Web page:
What Are the Different Types of Lipomas?

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  • Written By: Maggie J. Hall
  • Edited By: Susan Barwick
  • Last Modified Date: 07 December 2018
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Scientists typically name different types of lipomas for the location in which they develop. The benign tumors contain fatty tissue that may accompany collagen, or other fibrous tissue, and vascular structures. They are usually hereditary but may occur following tissue injury or trauma. Individuals who have these soft tissue tumors generally do not require treatment unless the mass causes discomfort because it compresses nerve tissue or organs. On rare occasions, they may cause hemorrhage.

Angiolipomas most commonly develop as multiple growths on the arms or chest of young adults. This type of tumor acquired the name because, in addition to fatty or adipose tissue, the mass usually contains complex vascular structures. Individuals who have these growths usually complain of discomfort.

Conventional lipomas form beneath the skin. The mass is generally painless and movable beneath the skin’s surface. This type of growth is the most common and contains adipose tissue surrounded in a fibrous outer covering. These masses may be as large as a couple of inches in diameter (1 inch = 2.54 centimeters).

Fibrolipomas are a mixture of fatty and fibrous tissues. They may develop anywhere in the body but are most frequently found in and around the mouth and anywhere throughout the gastrointestinal tract. These masses often cause lymphedema and nerve compression and have been associated with hemorrhage.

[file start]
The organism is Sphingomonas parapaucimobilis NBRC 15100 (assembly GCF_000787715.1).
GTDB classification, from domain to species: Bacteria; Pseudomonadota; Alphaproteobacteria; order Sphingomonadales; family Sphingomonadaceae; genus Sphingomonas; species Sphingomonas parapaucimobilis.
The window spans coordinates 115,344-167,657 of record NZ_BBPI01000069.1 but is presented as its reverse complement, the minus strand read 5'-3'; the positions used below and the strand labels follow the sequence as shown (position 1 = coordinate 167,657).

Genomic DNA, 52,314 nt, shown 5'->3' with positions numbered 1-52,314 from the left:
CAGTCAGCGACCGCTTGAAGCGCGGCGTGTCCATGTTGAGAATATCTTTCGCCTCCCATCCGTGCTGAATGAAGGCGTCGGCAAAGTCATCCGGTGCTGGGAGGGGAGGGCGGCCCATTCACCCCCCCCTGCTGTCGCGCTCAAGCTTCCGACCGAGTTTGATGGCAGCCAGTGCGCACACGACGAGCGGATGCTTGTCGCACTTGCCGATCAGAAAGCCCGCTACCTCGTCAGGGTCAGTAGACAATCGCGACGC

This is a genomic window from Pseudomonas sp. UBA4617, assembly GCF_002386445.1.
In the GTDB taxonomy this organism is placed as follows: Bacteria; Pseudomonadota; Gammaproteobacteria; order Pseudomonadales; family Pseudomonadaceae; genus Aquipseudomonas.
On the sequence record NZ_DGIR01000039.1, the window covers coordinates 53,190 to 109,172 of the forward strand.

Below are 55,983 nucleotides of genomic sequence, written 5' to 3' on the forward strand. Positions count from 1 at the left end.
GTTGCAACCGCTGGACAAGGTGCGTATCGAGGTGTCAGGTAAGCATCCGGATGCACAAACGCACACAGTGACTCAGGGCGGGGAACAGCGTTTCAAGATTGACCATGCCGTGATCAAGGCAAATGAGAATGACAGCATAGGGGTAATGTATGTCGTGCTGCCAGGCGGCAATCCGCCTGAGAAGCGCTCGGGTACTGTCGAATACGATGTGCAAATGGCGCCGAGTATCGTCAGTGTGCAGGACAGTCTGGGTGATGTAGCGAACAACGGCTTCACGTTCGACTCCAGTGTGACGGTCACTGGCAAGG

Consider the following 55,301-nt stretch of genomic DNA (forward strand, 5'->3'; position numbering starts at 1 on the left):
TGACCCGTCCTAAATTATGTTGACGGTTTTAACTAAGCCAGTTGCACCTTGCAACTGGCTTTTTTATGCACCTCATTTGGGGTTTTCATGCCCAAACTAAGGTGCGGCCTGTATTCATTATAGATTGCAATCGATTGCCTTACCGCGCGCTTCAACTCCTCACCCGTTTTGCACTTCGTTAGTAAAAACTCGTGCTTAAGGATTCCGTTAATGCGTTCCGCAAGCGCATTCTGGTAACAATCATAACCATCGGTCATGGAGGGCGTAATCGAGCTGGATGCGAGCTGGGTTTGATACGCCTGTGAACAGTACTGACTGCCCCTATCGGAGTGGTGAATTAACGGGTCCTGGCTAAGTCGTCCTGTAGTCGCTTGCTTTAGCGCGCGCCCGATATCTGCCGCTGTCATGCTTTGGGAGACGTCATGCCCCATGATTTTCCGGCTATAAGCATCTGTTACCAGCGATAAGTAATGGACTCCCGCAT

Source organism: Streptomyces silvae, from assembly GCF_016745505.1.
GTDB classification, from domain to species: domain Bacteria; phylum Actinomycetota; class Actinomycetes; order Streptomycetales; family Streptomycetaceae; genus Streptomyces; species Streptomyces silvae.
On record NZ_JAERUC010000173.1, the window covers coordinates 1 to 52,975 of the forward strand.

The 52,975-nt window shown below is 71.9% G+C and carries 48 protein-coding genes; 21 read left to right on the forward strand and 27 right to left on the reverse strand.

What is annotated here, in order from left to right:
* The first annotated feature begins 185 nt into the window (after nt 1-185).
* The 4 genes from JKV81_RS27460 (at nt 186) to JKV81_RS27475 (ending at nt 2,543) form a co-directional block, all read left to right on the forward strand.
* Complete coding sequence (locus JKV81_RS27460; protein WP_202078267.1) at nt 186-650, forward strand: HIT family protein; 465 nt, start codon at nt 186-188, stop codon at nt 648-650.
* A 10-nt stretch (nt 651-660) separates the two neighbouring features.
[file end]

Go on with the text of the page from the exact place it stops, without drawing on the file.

The rarest form is the myelolipoma. These tumors contain fatty tissue but also consist of red and white cells as well as having platelet forming abilities, similar to bone marrow. They usually develop singly on the inside or exterior of an adrenal gland. Myelolipomas most often affect men from the ages of 40 to 60. Individuals may experience bloody urine, hypertension, and pain from organ compression.

Pleomorphic lipomas usually appear on the back of the neck, the upper back, and shoulders. Unlike typical growths, these masses vary in fat content, which may range anywhere from 10% to 90%. Accompanying the fat tissue are bundles of collagen fibers, blood vessels, and empty spaces.

Spindle cell lipomas are frequently mistaken for a malignancy known as liposarcoma. These growths are generally firmer to the touch than average lipoma masses. They contain gray, white, and yellow coloration. Besides fatty tissue, the tumor has bundles of fibrous, spindle-shaped cells and mucus material. These growths usually affect males aged 45 to 70.


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